Indian students in Australia have been in a mid of potential racial storm. Four incidents of attacks on Indian students have been reported in the past week. It has been reported that anger has been mounting among Indian students in Australia. The Federation of Indian Students in Australia (FISA) has called for a peace rally on Sunday in response to the growing anger in the community against increasing hate crimes. The rally will start from the Royal Melbourne Hospital where Shravan Kumar is lying in coma, who was stabbed earlier with a screwdriver by a group of teenagers is battling for life, and will conclude at the Victorian Parliament House.
Another student, Baljinder Singh, stabbed by two attackers early this week, has been discharged from hospital, while Rajesh Kumar, who suffered 30 per cent burns after a petrol bomb was hurled at him in his home, is being treated in a Sydney hospital.
The Australian media and the police have been accused of down playing the attacks. In Australia, the attacks are referred to as “curry bashing”. To “curry bash”, is to go out find an Indian and target him. The term completely downplays the attack, giving it a ‘fun’ connotation, which it is not. Pure racist terrorism is being alleged.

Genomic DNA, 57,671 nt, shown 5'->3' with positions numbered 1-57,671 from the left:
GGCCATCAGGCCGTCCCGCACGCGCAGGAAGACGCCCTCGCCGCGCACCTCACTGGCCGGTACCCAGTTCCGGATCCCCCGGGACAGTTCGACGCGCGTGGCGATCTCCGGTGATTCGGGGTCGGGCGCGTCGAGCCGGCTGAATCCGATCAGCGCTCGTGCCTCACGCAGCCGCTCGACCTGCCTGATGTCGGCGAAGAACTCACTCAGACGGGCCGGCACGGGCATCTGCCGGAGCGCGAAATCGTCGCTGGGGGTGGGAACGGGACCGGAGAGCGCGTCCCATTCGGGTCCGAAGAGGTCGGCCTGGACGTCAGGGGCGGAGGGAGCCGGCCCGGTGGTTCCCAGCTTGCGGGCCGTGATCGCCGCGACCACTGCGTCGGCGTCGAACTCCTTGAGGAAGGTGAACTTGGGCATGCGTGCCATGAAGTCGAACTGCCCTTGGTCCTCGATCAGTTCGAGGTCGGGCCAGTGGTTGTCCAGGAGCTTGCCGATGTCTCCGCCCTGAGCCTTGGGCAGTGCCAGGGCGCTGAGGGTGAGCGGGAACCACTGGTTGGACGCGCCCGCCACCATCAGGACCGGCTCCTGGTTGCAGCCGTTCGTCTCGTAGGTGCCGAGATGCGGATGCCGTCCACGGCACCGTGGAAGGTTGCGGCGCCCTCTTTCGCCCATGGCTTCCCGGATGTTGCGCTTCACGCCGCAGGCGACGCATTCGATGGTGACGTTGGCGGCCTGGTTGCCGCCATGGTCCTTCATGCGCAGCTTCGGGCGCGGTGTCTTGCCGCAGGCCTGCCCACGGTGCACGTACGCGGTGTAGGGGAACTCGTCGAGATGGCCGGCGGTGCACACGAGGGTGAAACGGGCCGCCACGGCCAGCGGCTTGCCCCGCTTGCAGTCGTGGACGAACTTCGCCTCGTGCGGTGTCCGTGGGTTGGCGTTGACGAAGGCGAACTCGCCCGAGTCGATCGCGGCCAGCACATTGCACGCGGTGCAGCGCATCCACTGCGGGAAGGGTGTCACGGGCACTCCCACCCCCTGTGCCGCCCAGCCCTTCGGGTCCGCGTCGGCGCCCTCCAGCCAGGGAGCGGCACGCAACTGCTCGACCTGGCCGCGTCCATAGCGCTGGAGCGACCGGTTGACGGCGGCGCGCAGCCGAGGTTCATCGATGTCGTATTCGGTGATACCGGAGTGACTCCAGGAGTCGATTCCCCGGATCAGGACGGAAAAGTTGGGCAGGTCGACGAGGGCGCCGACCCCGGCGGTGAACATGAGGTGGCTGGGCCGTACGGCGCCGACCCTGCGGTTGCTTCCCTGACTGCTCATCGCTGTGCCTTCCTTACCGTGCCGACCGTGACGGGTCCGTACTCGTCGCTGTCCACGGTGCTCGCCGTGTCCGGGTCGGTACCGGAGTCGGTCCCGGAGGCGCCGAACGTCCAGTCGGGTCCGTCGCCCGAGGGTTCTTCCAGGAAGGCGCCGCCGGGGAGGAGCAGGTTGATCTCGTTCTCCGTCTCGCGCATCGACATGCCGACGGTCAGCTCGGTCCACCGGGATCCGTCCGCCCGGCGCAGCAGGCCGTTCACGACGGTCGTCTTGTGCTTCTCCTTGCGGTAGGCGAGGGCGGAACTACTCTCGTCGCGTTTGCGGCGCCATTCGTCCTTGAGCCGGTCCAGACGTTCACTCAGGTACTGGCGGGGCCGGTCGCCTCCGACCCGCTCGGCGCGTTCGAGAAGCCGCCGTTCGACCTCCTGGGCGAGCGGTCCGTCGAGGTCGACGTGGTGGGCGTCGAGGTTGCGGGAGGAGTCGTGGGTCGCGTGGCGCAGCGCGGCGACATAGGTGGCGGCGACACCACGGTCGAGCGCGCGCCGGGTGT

Sanjeev Sablok, an Indian working in Australia disagrees with the racism angle to the attacks. He has some interesting observations on his blog.
Bad behavior is not an excuse to beat or stab anyone. Racism, isolated or widespread, in many countries against Indians has been largely ignored by everybody, including Indians themselves. In the present India economic superpower of future times, and with many young Indians growing up without any colonial baggage, these kinds of incidents are likely to get much more prominence and evince much lower tolerance than before.
These kind of attacks will increase as the world economy continues in a recession. Immigrants or even potential immigrants, as many students are, are seen as threats by the minority of people. As general intolerance in our world increases, as it has and as it will be more, and the victims fight back. Our prejudices surface faster under pressure and fear. The only way prejudice reduces is when one exposes the morons in any society to the potential victims.
At stake is Australia’s reputation as a safe destination for Indian students